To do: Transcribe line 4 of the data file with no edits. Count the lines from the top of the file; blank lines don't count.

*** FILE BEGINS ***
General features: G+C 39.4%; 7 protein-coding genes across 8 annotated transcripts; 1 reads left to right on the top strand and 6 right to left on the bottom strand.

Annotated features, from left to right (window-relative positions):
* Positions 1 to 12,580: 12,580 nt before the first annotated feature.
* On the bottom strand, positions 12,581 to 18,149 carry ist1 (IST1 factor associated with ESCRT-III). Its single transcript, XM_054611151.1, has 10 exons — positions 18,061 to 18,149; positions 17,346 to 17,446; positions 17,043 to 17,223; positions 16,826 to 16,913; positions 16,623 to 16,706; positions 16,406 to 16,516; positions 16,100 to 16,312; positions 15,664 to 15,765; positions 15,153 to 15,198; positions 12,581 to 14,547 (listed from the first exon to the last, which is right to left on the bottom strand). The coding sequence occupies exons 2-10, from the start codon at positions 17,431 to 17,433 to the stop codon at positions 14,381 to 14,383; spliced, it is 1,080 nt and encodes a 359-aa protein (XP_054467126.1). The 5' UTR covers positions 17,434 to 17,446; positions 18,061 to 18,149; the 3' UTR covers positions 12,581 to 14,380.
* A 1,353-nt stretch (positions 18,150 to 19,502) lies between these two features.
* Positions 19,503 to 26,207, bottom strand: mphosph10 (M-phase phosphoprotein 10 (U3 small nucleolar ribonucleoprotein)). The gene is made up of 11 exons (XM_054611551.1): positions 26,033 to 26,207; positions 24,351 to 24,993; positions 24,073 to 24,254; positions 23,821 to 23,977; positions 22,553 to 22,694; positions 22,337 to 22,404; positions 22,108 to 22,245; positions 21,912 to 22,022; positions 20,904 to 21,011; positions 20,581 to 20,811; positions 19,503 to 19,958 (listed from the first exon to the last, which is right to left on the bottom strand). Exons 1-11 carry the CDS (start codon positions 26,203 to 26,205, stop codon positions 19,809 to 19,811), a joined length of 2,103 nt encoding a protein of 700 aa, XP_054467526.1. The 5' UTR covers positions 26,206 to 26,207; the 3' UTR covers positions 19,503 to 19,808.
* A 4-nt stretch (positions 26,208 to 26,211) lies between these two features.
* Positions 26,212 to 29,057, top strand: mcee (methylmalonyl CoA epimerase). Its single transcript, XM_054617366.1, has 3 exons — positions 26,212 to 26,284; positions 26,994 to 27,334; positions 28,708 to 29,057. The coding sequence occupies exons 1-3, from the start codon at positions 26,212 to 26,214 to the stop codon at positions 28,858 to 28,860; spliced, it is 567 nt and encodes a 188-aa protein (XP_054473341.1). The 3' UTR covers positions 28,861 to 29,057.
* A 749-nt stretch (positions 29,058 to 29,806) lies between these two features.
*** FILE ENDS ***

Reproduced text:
* On the bottom strand, positions 12,581 to 18,149 carry ist1 (IST1 factor associated with ESCRT-III). Its single transcript, XM_054611151.1, has 10 exons — positions 18,061 to 18,149; positions 17,346 to 17,446; positions 17,043 to 17,223; positions 16,826 to 16,913; positions 16,623 to 16,706; positions 16,406 to 16,516; positions 16,100 to 16,312; positions 15,664 to 15,765; positions 15,153 to 15,198; positions 12,581 to 14,547 (listed from the first exon to the last, which is right to left on the bottom strand). The coding sequence occupies exons 2-10, from the start codon at positions 17,431 to 17,433 to the stop codon at positions 14,381 to 14,383; spliced, it is 1,080 nt and encodes a 359-aa protein (XP_054467126.1). The 5' UTR covers positions 17,434 to 17,446; positions 18,061 to 18,149; the 3' UTR covers positions 12,581 to 14,380.